Stop Sitting on Your Assets: How to Safely Leverage the Equity Trapped in Your Home and Transform It Into a Constant Flow of Wealth and Security

FROM THE BACK COVER: Are you caught up in the financial thinking of the last century? That’s when we learned to buy a home and pay it off as quickly as possible. It made sense in the conditions that existed back then. It doesn’t make sense today. How would you like to: 1) Safely leverage and compound assets you didn’t realize you had? 2) Become your own bank and build family wealth? 3) Pile up stock market gains, but never take the losses? 4) Lock-in a rich, secure and carefree retirement? 5) Transform the IRS into your wealth-building partner? 6) Create real wealth, empowering you to help others? 7) Get to your existing retirement funds with little or no taxes? 8) Leave a fortune to your heirs? STOP SITTING ON YOUR ASSETS make these strategies crystal clear — and you can apply them with security and ease. If you own a home, you owe it to yourself to know about today’s new reality: You are sitting on a potential fortune that can safely and confidently be put to work to build a massively abundant financial future. A future so rich that — before STOP SITTING ON YOUR ASSETS — could have only existed in your dreams.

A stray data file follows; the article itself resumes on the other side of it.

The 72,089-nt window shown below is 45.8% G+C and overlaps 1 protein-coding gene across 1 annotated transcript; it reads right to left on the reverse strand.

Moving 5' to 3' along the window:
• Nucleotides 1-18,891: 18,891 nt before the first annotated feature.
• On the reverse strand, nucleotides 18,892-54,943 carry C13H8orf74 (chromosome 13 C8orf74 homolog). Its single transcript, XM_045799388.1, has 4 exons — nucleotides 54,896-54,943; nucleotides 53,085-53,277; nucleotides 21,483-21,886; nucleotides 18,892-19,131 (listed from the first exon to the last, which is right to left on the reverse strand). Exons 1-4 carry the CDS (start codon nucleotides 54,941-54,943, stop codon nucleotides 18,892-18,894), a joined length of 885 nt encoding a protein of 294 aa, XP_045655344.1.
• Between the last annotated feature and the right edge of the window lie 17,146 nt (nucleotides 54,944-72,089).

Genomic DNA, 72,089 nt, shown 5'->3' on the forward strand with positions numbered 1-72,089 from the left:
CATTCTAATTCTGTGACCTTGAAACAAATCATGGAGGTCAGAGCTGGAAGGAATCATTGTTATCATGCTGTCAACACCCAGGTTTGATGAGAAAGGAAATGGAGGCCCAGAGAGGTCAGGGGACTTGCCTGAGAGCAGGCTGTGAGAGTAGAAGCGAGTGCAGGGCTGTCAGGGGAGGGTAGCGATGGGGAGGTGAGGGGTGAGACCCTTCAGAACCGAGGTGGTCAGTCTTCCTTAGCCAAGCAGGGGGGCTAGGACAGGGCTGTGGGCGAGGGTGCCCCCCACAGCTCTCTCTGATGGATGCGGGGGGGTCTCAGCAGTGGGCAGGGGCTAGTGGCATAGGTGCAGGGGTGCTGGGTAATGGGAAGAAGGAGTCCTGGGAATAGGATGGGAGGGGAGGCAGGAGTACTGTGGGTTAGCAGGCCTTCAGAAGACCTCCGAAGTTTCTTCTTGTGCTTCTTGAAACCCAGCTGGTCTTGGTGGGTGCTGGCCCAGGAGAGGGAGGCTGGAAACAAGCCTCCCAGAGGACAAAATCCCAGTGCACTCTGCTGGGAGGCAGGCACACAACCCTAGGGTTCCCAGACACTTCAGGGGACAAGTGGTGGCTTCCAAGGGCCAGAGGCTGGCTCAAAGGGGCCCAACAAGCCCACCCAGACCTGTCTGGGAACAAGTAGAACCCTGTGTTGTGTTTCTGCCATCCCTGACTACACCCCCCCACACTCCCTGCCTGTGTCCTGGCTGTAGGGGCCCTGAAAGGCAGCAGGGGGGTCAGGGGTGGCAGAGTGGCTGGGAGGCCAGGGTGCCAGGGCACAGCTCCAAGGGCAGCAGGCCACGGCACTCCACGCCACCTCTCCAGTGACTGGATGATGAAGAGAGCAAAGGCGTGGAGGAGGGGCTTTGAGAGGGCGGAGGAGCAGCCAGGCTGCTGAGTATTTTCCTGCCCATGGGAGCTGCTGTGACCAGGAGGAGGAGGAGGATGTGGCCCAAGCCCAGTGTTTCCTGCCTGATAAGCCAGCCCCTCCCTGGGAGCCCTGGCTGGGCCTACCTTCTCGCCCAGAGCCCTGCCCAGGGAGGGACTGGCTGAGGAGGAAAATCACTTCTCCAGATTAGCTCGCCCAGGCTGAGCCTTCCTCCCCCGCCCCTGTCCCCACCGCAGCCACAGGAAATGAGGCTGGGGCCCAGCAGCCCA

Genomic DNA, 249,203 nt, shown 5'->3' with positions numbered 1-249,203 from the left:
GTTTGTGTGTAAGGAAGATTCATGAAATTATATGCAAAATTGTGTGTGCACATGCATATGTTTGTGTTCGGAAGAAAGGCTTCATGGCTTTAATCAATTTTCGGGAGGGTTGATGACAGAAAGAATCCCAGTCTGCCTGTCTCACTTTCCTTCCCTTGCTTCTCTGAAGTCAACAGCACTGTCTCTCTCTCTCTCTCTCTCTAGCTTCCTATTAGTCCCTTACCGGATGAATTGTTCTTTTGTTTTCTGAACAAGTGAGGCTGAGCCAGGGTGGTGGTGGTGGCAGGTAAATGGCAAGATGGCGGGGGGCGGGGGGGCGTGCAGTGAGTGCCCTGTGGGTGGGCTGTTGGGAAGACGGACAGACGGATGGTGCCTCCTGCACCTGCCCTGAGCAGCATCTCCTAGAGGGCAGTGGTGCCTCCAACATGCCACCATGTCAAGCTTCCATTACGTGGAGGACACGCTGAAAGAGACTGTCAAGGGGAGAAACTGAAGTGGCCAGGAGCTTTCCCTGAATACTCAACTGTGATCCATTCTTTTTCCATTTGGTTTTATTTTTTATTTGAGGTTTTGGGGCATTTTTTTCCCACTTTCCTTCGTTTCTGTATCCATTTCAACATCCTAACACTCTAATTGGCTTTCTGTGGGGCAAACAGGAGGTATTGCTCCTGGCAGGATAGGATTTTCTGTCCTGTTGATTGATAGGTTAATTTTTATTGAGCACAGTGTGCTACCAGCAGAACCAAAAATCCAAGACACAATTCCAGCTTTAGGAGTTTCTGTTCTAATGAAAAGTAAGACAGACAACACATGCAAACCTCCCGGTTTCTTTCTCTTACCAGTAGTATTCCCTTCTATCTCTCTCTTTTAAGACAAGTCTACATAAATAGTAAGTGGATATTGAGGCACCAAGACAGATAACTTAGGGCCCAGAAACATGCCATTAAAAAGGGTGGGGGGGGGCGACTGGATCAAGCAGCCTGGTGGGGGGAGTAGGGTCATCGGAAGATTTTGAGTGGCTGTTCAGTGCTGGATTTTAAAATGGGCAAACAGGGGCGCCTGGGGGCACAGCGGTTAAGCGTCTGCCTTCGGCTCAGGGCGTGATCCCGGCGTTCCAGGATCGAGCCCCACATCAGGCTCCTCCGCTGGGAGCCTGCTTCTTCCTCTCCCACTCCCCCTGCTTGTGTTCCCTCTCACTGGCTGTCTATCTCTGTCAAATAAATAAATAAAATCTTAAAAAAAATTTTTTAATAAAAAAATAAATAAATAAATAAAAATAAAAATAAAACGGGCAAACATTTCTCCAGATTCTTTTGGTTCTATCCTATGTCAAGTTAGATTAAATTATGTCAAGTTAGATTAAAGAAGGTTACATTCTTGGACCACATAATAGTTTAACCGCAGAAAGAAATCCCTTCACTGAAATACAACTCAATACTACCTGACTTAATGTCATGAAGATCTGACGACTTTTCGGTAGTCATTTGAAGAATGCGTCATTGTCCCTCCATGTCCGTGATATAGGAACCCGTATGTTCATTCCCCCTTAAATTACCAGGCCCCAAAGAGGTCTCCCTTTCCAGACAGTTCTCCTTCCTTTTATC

Heh. I love the pun. Assets. Heh.

It’s another Saturday, and another book that pleads with you to load up on debt. There are so many books that recommend you do this, that it must be a solid strategy that you should follow – otherwise why would these authors write them, why would publishes publish them, and why would consumers snap them up?

Looking through some of the other reviews, apparently it has some great tips on how to co-mingle your life insurance and your mortgage together. Intrigued? Buy it and retire wealthy!

And when you do become wealthy, please help this site out, click this link to learn more!

Comments (2) -- Posted by: burbed @ 5:01 am

July 18, 2009

Untapped Riches: Never Pay Off Your Mortgage — and Other Surprising Secrets for Building Wealth

It Saturday! That means it’s time for Burbed book recommendation!

Untapped Riches: Never Pay Off Your Mortgage — and Other Surprising Secrets for Building Wealth

Why do some folks get rich while others just get by? The biggest stumbling block for most people is believing they lack the capital required for serious wealth-building. Untapped Riches dispels this myth. This remarkable book reveals that most homeowners are in fact sitting on “untapped riches.” Working diligently to pay down mortgages, they are unwittingly tying up money in equity they could be investing elsewhere for greater return.